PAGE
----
Common Names

To: Maris Lauva <>
Subject: Common Names
From: Dave Torr <>
Date: Sun, 29 Jan 2017 20:27:18 +0000
I agree that the naming of our endemic birds should be left to us -
although of course we need an "authority" to decide on such names. But
changing names of birds which occur here and in other countries really
needs to be an international agreement - most birders do not know the
scientific names and it is very confusing if common names differ between
countries. First time I went to New Zealand birding I looked at the field
guide and thought there were lots of "ticks" - then I realised that quite a
few NZ birds are Aussie birds with a changed name.

On 30 January 2017 at 03:45, Maris Lauva <> wrote:

> Phew! What a range of opinion. Personally I am in the "leave it be" group
> but when do you draw the line? Names have been changing forever.
> I'm thinking all of us are being self-centred and promoting our particular
> view and one argument is as good as another.
> Think outside the box. Think next generation. Let's leave them with names
> that are unique, descriptive and attractive. BUT THEY DON'T HAVE TO RELATE
> TO SOME SORT OF INTERNATIONAL STANDARD. So there's an authority taking it
> on themselves to alter names to fit their rules. So long as our names are
> unique and chosen by us, just tell the "authorities" to get stuffed. It's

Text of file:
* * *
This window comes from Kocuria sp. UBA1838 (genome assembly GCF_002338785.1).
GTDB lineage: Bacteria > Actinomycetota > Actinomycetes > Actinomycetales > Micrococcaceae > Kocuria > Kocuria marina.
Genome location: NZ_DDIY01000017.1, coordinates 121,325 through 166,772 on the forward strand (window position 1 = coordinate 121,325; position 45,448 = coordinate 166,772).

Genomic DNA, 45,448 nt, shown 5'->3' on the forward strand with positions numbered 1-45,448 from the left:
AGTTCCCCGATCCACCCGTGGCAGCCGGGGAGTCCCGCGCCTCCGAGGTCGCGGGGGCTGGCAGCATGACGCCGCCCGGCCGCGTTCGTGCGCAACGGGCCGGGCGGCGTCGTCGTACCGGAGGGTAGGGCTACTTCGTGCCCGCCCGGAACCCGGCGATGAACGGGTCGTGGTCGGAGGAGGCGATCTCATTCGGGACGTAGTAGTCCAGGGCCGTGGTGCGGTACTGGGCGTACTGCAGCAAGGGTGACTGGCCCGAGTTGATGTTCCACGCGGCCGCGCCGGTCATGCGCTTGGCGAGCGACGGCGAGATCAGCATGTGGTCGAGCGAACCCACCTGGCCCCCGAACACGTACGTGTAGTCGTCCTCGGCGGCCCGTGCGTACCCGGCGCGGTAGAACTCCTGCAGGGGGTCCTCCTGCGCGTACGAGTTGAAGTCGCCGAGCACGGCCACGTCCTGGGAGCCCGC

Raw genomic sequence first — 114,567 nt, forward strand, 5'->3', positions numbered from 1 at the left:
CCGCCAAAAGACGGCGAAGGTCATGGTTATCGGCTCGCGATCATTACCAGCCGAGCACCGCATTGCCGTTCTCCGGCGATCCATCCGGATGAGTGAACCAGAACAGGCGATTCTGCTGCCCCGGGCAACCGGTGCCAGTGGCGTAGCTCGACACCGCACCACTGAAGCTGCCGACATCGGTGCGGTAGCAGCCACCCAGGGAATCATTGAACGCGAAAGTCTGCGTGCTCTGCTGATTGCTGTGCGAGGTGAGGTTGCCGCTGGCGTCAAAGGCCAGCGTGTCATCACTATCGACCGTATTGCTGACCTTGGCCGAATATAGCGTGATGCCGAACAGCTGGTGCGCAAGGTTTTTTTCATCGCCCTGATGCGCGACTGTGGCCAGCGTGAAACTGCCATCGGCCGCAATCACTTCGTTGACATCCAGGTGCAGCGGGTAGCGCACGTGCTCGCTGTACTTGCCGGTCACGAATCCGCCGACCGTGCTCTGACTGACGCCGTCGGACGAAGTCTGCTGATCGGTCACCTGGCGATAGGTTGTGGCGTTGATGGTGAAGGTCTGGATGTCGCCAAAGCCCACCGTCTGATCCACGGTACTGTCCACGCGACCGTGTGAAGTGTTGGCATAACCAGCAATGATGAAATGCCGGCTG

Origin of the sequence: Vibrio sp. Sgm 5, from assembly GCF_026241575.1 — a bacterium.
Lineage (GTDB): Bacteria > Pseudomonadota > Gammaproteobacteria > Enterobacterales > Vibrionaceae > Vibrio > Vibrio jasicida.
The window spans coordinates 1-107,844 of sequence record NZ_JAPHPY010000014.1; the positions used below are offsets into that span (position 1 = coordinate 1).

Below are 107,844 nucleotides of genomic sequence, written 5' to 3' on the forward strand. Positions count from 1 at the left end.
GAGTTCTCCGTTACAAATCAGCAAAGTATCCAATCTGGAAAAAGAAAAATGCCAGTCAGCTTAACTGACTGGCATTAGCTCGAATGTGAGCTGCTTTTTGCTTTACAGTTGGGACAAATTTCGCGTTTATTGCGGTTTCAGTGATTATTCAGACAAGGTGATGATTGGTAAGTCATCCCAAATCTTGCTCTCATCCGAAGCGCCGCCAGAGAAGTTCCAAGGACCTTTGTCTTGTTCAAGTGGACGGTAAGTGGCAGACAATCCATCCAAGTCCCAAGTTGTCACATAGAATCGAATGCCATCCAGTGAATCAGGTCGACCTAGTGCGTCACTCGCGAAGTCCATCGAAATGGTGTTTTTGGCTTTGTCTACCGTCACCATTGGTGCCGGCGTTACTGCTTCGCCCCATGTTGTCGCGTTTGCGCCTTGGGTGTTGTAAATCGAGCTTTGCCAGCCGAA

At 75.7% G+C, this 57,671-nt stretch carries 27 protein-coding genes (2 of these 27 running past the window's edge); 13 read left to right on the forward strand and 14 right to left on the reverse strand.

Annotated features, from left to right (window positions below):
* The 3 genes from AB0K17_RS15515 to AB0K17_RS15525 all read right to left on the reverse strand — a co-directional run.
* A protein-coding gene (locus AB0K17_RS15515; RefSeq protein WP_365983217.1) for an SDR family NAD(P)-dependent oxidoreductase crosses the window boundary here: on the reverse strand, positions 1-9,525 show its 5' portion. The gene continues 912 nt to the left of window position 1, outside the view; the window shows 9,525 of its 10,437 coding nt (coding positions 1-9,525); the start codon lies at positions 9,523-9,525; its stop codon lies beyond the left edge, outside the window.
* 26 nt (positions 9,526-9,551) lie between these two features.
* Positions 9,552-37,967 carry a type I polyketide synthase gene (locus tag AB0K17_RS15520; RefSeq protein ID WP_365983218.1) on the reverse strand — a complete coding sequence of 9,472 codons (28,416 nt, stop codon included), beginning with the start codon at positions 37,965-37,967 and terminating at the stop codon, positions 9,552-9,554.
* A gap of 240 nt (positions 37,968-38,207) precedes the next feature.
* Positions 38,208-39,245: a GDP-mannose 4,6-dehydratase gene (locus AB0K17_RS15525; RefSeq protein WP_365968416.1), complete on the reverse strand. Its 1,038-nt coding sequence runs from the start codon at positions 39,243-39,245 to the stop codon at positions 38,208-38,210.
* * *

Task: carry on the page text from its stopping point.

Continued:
> COMMON names we are talking about for goodness sakes, used, I would
> suggest, 99.9% in Australia. Any international references would use the
> latin.
> How could Willie Wagtail confuse anybody for goodness sake! How could you
> tell 20,000,000 Australians you've decided to change the name of their
> favourite bird? And can anybody honestly say any of the mooted alternatives
> are better? Same with "Magpie" Why shouldn't our "Maggies" be taxonomicaly
> unrelated to "Magpies" elsewhere. Touring USA I had no problem
> understanding that. After hosting many overseas visitors over the years
> I've not found any of them to be confused by the concept that our "robins"
> are not the same as theirs.
> The current alternative to "Honeyeater is neither descriptive nor
> attractive. Get the science nerds on splitting, lumping and assigning Latin
> names and birdwatchers on assigning common names for the common person that
> will roll off the tongue and let newcomers see a link between the bird and
> the name. (not to mention non-birdos) If you want to make changes, nuke
> "Gerygone". There's many others - If you have to explain a name it should
> be shot down.
> To do that, all of us, in our own particular cliques, have to give up our
> favourites. I'm happy to surrender "Jabiru" and "Thick-Knee", but let's
> have something attractive and descriptive. "Stone-Curlew"? uh uh.
> Black-necked Stork when it's head is Blue (or satin) just shows up the
> ignorance of those who have decided our names in the past.
> Maris Lauva
> <HR>
> <BR> Birding-Aus mailing list
> <BR> 
> <BR> To change settings or unsubscribe visit:
> <BR>
> </HR>
<BR> Birding-Aus mailing list
<BR> To change settings or unsubscribe visit:

<Prev in Thread] Current Thread [Next in Thread>

The University of NSW School of Computer and Engineering takes no responsibility for the contents of this archive. It is purely a compilation of material sent by many people to the birding-aus mailing list. It has not been checked for accuracy nor its content verified in any way. If you wish to get material removed from the archive or have other queries about the archive e-mail Andrew Taylor at this address: andrewt@cse.unsw.EDU.AU